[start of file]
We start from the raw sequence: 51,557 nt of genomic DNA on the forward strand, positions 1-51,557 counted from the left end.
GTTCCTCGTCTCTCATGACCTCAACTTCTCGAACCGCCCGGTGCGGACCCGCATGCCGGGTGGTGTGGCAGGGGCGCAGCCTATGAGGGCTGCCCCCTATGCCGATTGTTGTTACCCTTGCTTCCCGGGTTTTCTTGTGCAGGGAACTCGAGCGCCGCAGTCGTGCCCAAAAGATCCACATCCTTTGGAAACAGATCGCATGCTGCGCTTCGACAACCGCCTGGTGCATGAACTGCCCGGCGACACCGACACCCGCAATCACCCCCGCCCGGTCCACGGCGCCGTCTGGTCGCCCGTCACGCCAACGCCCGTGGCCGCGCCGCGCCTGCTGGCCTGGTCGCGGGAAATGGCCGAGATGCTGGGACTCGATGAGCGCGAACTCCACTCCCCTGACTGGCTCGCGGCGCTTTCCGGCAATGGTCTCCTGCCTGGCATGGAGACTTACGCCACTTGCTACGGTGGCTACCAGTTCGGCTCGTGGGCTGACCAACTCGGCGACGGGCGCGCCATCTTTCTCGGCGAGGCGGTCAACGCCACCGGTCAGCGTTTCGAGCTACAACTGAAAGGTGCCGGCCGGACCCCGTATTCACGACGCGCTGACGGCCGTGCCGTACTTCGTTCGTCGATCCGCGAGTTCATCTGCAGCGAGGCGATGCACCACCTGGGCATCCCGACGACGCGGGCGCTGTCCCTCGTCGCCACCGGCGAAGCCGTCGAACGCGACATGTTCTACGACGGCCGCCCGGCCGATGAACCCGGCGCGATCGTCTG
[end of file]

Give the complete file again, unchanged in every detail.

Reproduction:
We start from the raw sequence: 51,557 nt of genomic DNA on the forward strand, positions 1-51,557 counted from the left end.
GTTCCTCGTCTCTCATGACCTCAACTTCTCGAACCGCCCGGTGCGGACCCGCATGCCGGGTGGTGTGGCAGGGGCGCAGCCTATGAGGGCTGCCCCCTATGCCGATTGTTGTTACCCTTGCTTCCCGGGTTTTCTTGTGCAGGGAACTCGAGCGCCGCAGTCGTGCCCAAAAGATCCACATCCTTTGGAAACAGATCGCATGCTGCGCTTCGACAACCGCCTGGTGCATGAACTGCCCGGCGACACCGACACCCGCAATCACCCCCGCCCGGTCCACGGCGCCGTCTGGTCGCCCGTCACGCCAACGCCCGTGGCCGCGCCGCGCCTGCTGGCCTGGTCGCGGGAAATGGCCGAGATGCTGGGACTCGATGAGCGCGAACTCCACTCCCCTGACTGGCTCGCGGCGCTTTCCGGCAATGGTCTCCTGCCTGGCATGGAGACTTACGCCACTTGCTACGGTGGCTACCAGTTCGGCTCGTGGGCTGACCAACTCGGCGACGGGCGCGCCATCTTTCTCGGCGAGGCGGTCAACGCCACCGGTCAGCGTTTCGAGCTACAACTGAAAGGTGCCGGCCGGACCCCGTATTCACGACGCGCTGACGGCCGTGCCGTACTTCGTTCGTCGATCCGCGAGTTCATCTGCAGCGAGGCGATGCACCACCTGGGCATCCCGACGACGCGGGCGCTGTCCCTCGTCGCCACCGGCGAAGCCGTCGAACGCGACATGTTCTACGACGGCCGCCCGGCCGATGAACCCGGCGCGATCGTCTG